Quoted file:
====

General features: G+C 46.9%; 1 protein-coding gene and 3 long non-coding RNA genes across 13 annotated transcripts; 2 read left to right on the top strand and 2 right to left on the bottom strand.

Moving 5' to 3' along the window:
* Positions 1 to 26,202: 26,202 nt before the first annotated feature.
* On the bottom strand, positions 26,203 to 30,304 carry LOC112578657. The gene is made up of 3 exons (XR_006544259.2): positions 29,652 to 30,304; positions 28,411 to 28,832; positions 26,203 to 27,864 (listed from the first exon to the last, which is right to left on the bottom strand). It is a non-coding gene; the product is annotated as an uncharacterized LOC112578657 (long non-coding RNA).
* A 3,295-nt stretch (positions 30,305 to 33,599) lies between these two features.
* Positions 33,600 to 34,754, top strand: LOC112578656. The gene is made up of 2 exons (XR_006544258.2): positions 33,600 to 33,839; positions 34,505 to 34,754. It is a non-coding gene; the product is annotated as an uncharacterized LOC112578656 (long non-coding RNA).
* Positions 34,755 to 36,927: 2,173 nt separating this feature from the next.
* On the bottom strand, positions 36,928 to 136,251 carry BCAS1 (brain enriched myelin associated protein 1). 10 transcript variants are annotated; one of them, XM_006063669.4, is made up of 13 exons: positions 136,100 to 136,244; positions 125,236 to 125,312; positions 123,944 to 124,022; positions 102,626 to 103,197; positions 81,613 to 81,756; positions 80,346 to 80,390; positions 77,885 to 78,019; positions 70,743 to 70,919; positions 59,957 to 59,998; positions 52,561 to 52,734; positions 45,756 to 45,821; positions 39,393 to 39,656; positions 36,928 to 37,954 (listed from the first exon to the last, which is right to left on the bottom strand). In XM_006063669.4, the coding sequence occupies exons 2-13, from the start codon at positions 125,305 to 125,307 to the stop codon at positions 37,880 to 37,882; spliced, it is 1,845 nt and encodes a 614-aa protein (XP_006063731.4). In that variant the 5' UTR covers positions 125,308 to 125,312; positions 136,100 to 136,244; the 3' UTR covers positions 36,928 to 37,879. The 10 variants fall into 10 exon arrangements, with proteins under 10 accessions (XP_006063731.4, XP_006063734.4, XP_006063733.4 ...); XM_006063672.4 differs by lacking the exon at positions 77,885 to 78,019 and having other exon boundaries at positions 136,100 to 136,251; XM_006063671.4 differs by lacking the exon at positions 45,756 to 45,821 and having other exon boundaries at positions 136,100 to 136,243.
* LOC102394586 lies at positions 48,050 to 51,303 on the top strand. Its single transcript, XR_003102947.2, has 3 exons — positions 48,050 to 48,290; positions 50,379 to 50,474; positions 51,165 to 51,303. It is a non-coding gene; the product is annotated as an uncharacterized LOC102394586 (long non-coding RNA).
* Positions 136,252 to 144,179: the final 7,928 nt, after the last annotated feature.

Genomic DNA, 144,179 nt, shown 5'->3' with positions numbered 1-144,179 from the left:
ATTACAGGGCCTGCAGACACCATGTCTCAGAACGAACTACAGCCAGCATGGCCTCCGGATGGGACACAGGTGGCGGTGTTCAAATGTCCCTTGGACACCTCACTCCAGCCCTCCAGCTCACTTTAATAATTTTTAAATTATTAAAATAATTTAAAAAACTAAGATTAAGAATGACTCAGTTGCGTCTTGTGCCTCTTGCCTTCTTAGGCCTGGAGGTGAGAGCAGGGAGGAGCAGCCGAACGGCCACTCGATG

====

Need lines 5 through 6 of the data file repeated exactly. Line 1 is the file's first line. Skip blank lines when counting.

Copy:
* A 3,295-nt stretch (positions 30,305 to 33,599) lies between these two features.
* Positions 33,600 to 34,754, top strand: LOC112578656. The gene is made up of 2 exons (XR_006544258.2): positions 33,600 to 33,839; positions 34,505 to 34,754. It is a non-coding gene; the product is annotated as an uncharacterized LOC112578656 (long non-coding RNA).